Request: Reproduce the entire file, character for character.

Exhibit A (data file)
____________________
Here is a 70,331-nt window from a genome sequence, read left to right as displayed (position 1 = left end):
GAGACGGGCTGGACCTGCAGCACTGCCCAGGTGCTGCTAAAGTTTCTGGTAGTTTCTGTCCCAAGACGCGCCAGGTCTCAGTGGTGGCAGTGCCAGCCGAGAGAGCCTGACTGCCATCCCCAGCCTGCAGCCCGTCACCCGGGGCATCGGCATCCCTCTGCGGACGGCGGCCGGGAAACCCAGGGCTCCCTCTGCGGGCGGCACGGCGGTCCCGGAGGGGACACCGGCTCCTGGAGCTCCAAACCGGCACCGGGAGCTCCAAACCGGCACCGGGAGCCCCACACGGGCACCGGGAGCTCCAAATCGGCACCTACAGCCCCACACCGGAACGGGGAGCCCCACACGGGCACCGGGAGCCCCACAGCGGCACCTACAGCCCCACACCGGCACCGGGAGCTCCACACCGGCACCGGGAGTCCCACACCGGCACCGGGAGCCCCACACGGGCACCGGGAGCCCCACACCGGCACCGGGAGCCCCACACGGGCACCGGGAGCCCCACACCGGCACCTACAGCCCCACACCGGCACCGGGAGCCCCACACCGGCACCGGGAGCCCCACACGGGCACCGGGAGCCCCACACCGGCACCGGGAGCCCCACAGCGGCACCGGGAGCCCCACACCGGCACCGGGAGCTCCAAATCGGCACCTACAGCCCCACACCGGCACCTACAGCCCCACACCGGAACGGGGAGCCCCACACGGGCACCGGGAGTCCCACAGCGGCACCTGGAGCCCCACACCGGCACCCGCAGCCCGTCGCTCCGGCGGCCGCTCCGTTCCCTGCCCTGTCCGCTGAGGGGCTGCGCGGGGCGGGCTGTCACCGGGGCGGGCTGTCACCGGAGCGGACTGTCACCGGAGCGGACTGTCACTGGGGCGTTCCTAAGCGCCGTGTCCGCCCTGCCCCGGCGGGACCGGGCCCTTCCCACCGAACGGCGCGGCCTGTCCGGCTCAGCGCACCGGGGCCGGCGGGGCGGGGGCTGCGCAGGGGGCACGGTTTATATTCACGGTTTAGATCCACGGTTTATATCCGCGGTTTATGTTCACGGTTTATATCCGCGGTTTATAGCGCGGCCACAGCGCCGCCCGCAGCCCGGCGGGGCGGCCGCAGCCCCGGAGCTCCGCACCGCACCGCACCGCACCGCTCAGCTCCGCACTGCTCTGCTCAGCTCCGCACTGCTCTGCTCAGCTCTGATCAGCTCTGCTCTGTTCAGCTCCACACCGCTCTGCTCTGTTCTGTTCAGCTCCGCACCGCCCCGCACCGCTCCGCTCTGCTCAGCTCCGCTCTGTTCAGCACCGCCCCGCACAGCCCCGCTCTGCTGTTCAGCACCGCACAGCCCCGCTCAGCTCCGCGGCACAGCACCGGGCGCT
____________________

Here is a 70,331-nt window from a genome sequence, read left to right as displayed (position 1 = left end):
GAGACGGGCTGGACCTGCAGCACTGCCCAGGTGCTGCTAAAGTTTCTGGTAGTTTCTGTCCCAAGACGCGCCAGGTCTCAGTGGTGGCAGTGCCAGCCGAGAGAGCCTGACTGCCATCCCCAGCCTGCAGCCCGTCACCCGGGGCATCGGCATCCCTCTGCGGACGGCGGCCGGGAAACCCAGGGCTCCCTCTGCGGGCGGCACGGCGGTCCCGGAGGGGACACCGGCTCCTGGAGCTCCAAACCGGCACCGGGAGCTCCAAACCGGCACCGGGAGCCCCACACGGGCACCGGGAGCTCCAAATCGGCACCTACAGCCCCACACCGGAACGGGGAGCCCCACACGGGCACCGGGAGCCCCACAGCGGCACCTACAGCCCCACACCGGCACCGGGAGCTCCACACCGGCACCGGGAGTCCCACACCGGCACCGGGAGCCCCACACGGGCACCGGGAGCCCCACACCGGCACCGGGAGCCCCACACGGGCACCGGGAGCCCCACACCGGCACCTACAGCCCCACACCGGCACCGGGAGCCCCACACCGGCACCGGGAGCCCCACACGGGCACCGGGAGCCCCACACCGGCACCGGGAGCCCCACAGCGGCACCGGGAGCCCCACACCGGCACCGGGAGCTCCAAATCGGCACCTACAGCCCCACACCGGCACCTACAGCCCCACACCGGAACGGGGAGCCCCACACGGGCACCGGGAGTCCCACAGCGGCACCTGGAGCCCCACACCGGCACCCGCAGCCCGTCGCTCCGGCGGCCGCTCCGTTCCCTGCCCTGTCCGCTGAGGGGCTGCGCGGGGCGGGCTGTCACCGGGGCGGGCTGTCACCGGAGCGGACTGTCACCGGAGCGGACTGTCACTGGGGCGTTCCTAAGCGCCGTGTCCGCCCTGCCCCGGCGGGACCGGGCCCTTCCCACCGAACGGCGCGGCCTGTCCGGCTCAGCGCACCGGGGCCGGCGGGGCGGGGGCTGCGCAGGGGGCACGGTTTATATTCACGGTTTAGATCCACGGTTTATATCCGCGGTTTATGTTCACGGTTTATATCCGCGGTTTATAGCGCGGCCACAGCGCCGCCCGCAGCCCGGCGGGGCGGCCGCAGCCCCGGAGCTCCGCACCGCACCGCACCGCACCGCTCAGCTCCGCACTGCTCTGCTCAGCTCCGCACTGCTCTGCTCAGCTCTGATCAGCTCTGCTCTGTTCAGCTCCACACCGCTCTGCTCTGTTCTGTTCAGCTCCGCACCGCCCCGCACCGCTCCGCTCTGCTCAGCTCCGCTCTGTTCAGCACCGCCCCGCACAGCCCCGCTCTGCTGTTCAGCACCGCACAGCCCCGCTCAGCTCCGCGGCACAGCACCGGGCGCT